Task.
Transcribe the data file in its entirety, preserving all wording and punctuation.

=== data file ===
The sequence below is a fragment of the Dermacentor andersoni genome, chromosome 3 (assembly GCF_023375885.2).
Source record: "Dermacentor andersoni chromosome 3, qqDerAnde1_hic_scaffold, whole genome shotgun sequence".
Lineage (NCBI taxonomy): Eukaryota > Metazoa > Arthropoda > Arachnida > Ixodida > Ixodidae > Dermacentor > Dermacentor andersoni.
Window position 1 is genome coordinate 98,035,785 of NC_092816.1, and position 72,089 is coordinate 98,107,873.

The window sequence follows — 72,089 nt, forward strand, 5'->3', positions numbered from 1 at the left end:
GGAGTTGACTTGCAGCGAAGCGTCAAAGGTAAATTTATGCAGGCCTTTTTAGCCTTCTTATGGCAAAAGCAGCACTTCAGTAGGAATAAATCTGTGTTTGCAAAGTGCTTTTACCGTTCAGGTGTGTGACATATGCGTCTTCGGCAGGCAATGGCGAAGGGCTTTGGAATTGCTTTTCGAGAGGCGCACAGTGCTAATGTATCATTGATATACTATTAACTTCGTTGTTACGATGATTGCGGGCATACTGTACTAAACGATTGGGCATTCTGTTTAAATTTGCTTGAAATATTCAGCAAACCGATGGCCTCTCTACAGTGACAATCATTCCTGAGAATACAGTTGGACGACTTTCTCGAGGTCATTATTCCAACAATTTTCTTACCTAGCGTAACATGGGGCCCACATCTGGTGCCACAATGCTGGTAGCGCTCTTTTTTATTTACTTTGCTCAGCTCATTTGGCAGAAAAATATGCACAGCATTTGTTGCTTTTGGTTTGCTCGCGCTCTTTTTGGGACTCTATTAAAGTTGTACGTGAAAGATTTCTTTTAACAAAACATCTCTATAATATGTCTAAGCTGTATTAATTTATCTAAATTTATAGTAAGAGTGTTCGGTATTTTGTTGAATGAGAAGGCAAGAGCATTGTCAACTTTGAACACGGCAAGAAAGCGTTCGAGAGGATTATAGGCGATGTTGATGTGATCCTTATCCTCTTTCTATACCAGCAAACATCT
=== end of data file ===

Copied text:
The sequence below is a fragment of the Dermacentor andersoni genome, chromosome 3 (assembly GCF_023375885.2).
Source record: "Dermacentor andersoni chromosome 3, qqDerAnde1_hic_scaffold, whole genome shotgun sequence".
Lineage (NCBI taxonomy): Eukaryota > Metazoa > Arthropoda > Arachnida > Ixodida > Ixodidae > Dermacentor > Dermacentor andersoni.
Window position 1 is genome coordinate 98,035,785 of NC_092816.1, and position 72,089 is coordinate 98,107,873.

The window sequence follows — 72,089 nt, forward strand, 5'->3', positions numbered from 1 at the left end:
GGAGTTGACTTGCAGCGAAGCGTCAAAGGTAAATTTATGCAGGCCTTTTTAGCCTTCTTATGGCAAAAGCAGCACTTCAGTAGGAATAAATCTGTGTTTGCAAAGTGCTTTTACCGTTCAGGTGTGTGACATATGCGTCTTCGGCAGGCAATGGCGAAGGGCTTTGGAATTGCTTTTCGAGAGGCGCACAGTGCTAATGTATCATTGATATACTATTAACTTCGTTGTTACGATGATTGCGGGCATACTGTACTAAACGATTGGGCATTCTGTTTAAATTTGCTTGAAATATTCAGCAAACCGATGGCCTCTCTACAGTGACAATCATTCCTGAGAATACAGTTGGACGACTTTCTCGAGGTCATTATTCCAACAATTTTCTTACCTAGCGTAACATGGGGCCCACATCTGGTGCCACAATGCTGGTAGCGCTCTTTTTTATTTACTTTGCTCAGCTCATTTGGCAGAAAAATATGCACAGCATTTGTTGCTTTTGGTTTGCTCGCGCTCTTTTTGGGACTCTATTAAAGTTGTACGTGAAAGATTTCTTTTAACAAAACATCTCTATAATATGTCTAAGCTGTATTAATTTATCTAAATTTATAGTAAGAGTGTTCGGTATTTTGTTGAATGAGAAGGCAAGAGCATTGTCAACTTTGAACACGGCAAGAAAGCGTTCGAGAGGATTATAGGCGATGTTGATGTGATCCTTATCCTCTTTCTATACCAGCAAACATCT